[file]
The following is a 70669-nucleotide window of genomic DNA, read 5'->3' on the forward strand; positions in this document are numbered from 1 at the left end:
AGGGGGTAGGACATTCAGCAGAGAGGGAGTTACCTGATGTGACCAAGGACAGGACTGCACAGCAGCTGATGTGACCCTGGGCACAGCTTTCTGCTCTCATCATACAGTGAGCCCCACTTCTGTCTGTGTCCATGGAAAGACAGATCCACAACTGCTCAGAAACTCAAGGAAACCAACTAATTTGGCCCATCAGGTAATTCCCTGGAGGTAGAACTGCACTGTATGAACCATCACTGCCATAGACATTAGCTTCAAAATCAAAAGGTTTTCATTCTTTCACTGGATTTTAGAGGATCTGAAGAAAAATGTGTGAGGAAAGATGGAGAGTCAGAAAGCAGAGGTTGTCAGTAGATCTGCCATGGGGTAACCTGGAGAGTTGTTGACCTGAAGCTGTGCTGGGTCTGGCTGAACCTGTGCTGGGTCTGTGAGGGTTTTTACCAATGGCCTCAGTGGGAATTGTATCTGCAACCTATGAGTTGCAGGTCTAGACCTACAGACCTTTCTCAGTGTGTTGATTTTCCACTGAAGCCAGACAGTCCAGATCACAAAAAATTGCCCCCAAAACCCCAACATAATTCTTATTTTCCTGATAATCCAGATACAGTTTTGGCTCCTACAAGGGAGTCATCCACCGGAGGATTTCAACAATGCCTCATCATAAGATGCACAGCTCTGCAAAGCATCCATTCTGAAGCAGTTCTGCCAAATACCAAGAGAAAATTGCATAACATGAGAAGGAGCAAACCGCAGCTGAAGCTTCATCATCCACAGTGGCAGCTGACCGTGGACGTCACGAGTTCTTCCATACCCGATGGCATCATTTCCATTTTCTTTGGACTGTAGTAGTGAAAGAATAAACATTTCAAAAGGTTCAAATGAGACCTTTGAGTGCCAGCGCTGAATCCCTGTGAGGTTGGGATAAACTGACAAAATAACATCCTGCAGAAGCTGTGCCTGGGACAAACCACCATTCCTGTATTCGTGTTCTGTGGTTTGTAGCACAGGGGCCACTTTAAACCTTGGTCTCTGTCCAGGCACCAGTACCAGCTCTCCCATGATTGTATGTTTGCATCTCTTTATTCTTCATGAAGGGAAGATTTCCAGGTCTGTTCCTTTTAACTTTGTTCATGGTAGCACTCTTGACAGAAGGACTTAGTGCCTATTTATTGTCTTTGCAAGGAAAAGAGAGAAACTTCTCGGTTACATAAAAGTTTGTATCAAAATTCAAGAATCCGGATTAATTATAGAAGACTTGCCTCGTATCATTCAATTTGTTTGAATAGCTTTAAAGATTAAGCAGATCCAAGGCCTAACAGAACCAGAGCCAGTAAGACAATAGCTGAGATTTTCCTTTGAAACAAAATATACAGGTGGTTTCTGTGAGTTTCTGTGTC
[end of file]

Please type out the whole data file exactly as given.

The following is a 70669-nucleotide window of genomic DNA, read 5'->3' on the forward strand; positions in this document are numbered from 1 at the left end:
AGGGGGTAGGACATTCAGCAGAGAGGGAGTTACCTGATGTGACCAAGGACAGGACTGCACAGCAGCTGATGTGACCCTGGGCACAGCTTTCTGCTCTCATCATACAGTGAGCCCCACTTCTGTCTGTGTCCATGGAAAGACAGATCCACAACTGCTCAGAAACTCAAGGAAACCAACTAATTTGGCCCATCAGGTAATTCCCTGGAGGTAGAACTGCACTGTATGAACCATCACTGCCATAGACATTAGCTTCAAAATCAAAAGGTTTTCATTCTTTCACTGGATTTTAGAGGATCTGAAGAAAAATGTGTGAGGAAAGATGGAGAGTCAGAAAGCAGAGGTTGTCAGTAGATCTGCCATGGGGTAACCTGGAGAGTTGTTGACCTGAAGCTGTGCTGGGTCTGGCTGAACCTGTGCTGGGTCTGTGAGGGTTTTTACCAATGGCCTCAGTGGGAATTGTATCTGCAACCTATGAGTTGCAGGTCTAGACCTACAGACCTTTCTCAGTGTGTTGATTTTCCACTGAAGCCAGACAGTCCAGATCACAAAAAATTGCCCCCAAAACCCCAACATAATTCTTATTTTCCTGATAATCCAGATACAGTTTTGGCTCCTACAAGGGAGTCATCCACCGGAGGATTTCAACAATGCCTCATCATAAGATGCACAGCTCTGCAAAGCATCCATTCTGAAGCAGTTCTGCCAAATACCAAGAGAAAATTGCATAACATGAGAAGGAGCAAACCGCAGCTGAAGCTTCATCATCCACAGTGGCAGCTGACCGTGGACGTCACGAGTTCTTCCATACCCGATGGCATCATTTCCATTTTCTTTGGACTGTAGTAGTGAAAGAATAAACATTTCAAAAGGTTCAAATGAGACCTTTGAGTGCCAGCGCTGAATCCCTGTGAGGTTGGGATAAACTGACAAAATAACATCCTGCAGAAGCTGTGCCTGGGACAAACCACCATTCCTGTATTCGTGTTCTGTGGTTTGTAGCACAGGGGCCACTTTAAACCTTGGTCTCTGTCCAGGCACCAGTACCAGCTCTCCCATGATTGTATGTTTGCATCTCTTTATTCTTCATGAAGGGAAGATTTCCAGGTCTGTTCCTTTTAACTTTGTTCATGGTAGCACTCTTGACAGAAGGACTTAGTGCCTATTTATTGTCTTTGCAAGGAAAAGAGAGAAACTTCTCGGTTACATAAAAGTTTGTATCAAAATTCAAGAATCCGGATTAATTATAGAAGACTTGCCTCGTATCATTCAATTTGTTTGAATAGCTTTAAAGATTAAGCAGATCCAAGGCCTAACAGAACCAGAGCCAGTAAGACAATAGCTGAGATTTTCCTTTGAAACAAAATATACAGGTGGTTTCTGTGAGTTTCTGTGTC